European cross-border approaches to the corona crisis are hard to find

Many European borders were closed this spring simply because governments were unable to make agreements about the various national corona measures, and not primarily due to public health considerations. This is the conclusion of the annual Cross-Border Impact Assessment by the Institute for Transnational and Euregional cross-border cooperation and Mobility/ITEM  at Maastricht University. ITEM’s study on the impact of COVID measures in European border areas was made in collaboration with partner institutes in Strasbourg, Frankfurt an der Oder and Northern Ireland. Cross-border health strategies were found to be virtually non-existent.

This is the first time that the Cross-Border Impact Assessment has looked not only at the border regions between Belgium, Germany and the Netherlands, but also at several other European border regions, such as France-Germany-Switzerland,  Germany-Poland and the border between the Republic of Ireland and Northern Ireland.


Existing cross-border governance structures are not sufficient to respond adequately to a crisis such as the coronavirus epidemic, the Maastricht study shows. For example, the stricter entry and exit restrictions imposed by the Belgian government during the first wave were principally the result of a lack of coordination of national measures, in particular with the Netherlands. Strangely enough, the Benelux Union was hardly used by either government as an organisation for coordination. Unlike in the field of disaster management (for major accidents near the border, such as the Enschede fireworks disaster in 2000), in the case of the Netherlands, Germany and Belgium, there are no protocols or agreements for mutual assistance in border regions or between neighbouring countries relating to the management of a pandemic. Although a few Dutch patients were admitted to German hospitals, this took place more via ad hoc cooperation than on the basis of existing agreements between the governments.

Socio-economic factors

In the German-Polish border region, the socio-economic situation in particular has considerably worsened. Here the border was closed for three months, also for cross-border workers. Due to the border closures, many companies were unable to continue their operations in the border area, and in the short term they had to lay off employees. Moreover, many businesses near the border were unable to supply customers in the other country. Another relevant economic factor is seasonal labour, such as in agriculture, the hotel and catering industry, tourism and healthcare. In these sectors, for a long period many Polish workers were unable to work on the German side of the border. In Belgium, the Netherlands and Germany, it was evident that coordination was inadequate, in particular with regard to economic support measures for cross-border workers.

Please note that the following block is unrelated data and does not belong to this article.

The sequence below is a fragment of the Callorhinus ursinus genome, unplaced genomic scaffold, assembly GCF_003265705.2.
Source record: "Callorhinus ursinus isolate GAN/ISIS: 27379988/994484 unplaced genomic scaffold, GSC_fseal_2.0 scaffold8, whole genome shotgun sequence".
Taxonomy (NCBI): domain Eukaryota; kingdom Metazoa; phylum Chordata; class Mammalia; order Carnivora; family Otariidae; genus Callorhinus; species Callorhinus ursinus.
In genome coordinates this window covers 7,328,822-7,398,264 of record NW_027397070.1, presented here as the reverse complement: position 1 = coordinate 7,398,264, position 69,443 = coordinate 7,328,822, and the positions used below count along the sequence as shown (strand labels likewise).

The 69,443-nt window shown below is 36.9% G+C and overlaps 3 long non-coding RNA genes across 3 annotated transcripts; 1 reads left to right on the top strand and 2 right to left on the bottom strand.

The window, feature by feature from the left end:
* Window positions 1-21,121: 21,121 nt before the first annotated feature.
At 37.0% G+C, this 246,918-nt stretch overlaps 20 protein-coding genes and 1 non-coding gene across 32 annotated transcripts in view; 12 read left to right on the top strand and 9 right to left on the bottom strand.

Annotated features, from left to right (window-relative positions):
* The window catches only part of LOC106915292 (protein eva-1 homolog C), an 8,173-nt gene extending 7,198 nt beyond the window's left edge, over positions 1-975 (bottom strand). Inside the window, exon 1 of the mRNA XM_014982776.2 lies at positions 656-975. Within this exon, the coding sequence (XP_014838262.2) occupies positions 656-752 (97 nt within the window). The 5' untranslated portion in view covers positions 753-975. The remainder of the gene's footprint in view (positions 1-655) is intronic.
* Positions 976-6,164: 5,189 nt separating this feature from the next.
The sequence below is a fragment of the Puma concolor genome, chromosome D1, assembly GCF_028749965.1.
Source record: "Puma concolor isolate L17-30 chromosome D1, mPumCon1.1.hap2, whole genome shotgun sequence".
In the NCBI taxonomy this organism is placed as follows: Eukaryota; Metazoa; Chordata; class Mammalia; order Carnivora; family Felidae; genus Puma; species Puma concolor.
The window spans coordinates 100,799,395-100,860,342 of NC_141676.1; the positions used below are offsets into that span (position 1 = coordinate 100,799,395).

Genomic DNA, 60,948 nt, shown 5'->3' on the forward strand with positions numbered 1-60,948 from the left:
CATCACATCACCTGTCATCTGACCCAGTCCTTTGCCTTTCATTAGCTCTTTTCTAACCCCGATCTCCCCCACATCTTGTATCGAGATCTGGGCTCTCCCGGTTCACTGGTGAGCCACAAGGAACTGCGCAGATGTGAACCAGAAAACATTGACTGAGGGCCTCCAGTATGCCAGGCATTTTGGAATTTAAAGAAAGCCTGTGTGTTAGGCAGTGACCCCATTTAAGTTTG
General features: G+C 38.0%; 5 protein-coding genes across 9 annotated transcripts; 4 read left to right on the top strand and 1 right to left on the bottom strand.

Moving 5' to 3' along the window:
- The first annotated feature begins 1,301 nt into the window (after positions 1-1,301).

In the Upper Rhine region, the border area between Germany, France and Switzerland, almost 100,000 cross-border commuters were still allowed to cross the border exclusively for work purposes and were thus able to maintain their social security. Later it was often left to the discretion of the police whether members of the public had a valid reason to cross the border. In many cases, this led to a feeling of discrimination. The worst affected by the border closure were families who were torn apart for up to two months. As a result, co-parenting agreements could no longer be respected, for example, and relatives in need of care in a neighbouring country were unable to receive visitors.

Health Union

‘We cannot wait for the end of the pandemic to repair and prepare for the future,’ president of the European Commission Ursula von der Leyen recently asserted. ‘We will build the foundations of a stronger European Health Union in which 27 countries work together to detect, prepare and respond collectively.’ According to the Cross-Border Impact Assessment 2020, the European Commission is still a long way from achieving this explicit ambition. ‘Especially in the border regions, the national crisis approach sometimes seems absurd,’ says ITEM researcher Martin Unfried. ‘Travelling from Rotterdam to Maastricht without going into quarantine, but not from Aachen, while there are far fewer infections in Aachen. A common EU approach to the definition of risk areas, travel advice, equipment purchasing and, in the future, even agreements about sharing hospital capacities – these are important steps. Otherwise the existing cross-border networks will still only be able to take limited action in the future. The proposed mechanism, with policy coordinated at EU level, is therefore also a step in the right direction for the border regions.’ The Cross-Border Impact Assessment 2020 can be found on the ITEM Cross-Border Portal.

TEIN network

The COVID-19 border effects project is a collaboration between the ITEM expertise centre at Maastricht University and various partners in the Transfrontier Euro-Institut Network (TEIN), a unique network of universities, research institutes and training centres that focus on cross-border cooperation in Europe. Amongst others, the 2020 Cross-Border Impact Assessment contains results of this fruitful collaboration between ITEM and the following TEIN members: the Euro-Institut (Upper Rhine region for cross-border cooperation between Germany, France and Switzerland), the Centre for Cross-Border Studies/CCBS (the border region between the Republic of Ireland and Northern Ireland/the United Kingdom) and the Viadrina Center B/ORDERS IN MOTION of the European University Viadrina in Frankfurt an der Oder (the German-Polish border region and the partner cities of Frankfurt [Oder] and Słubice).

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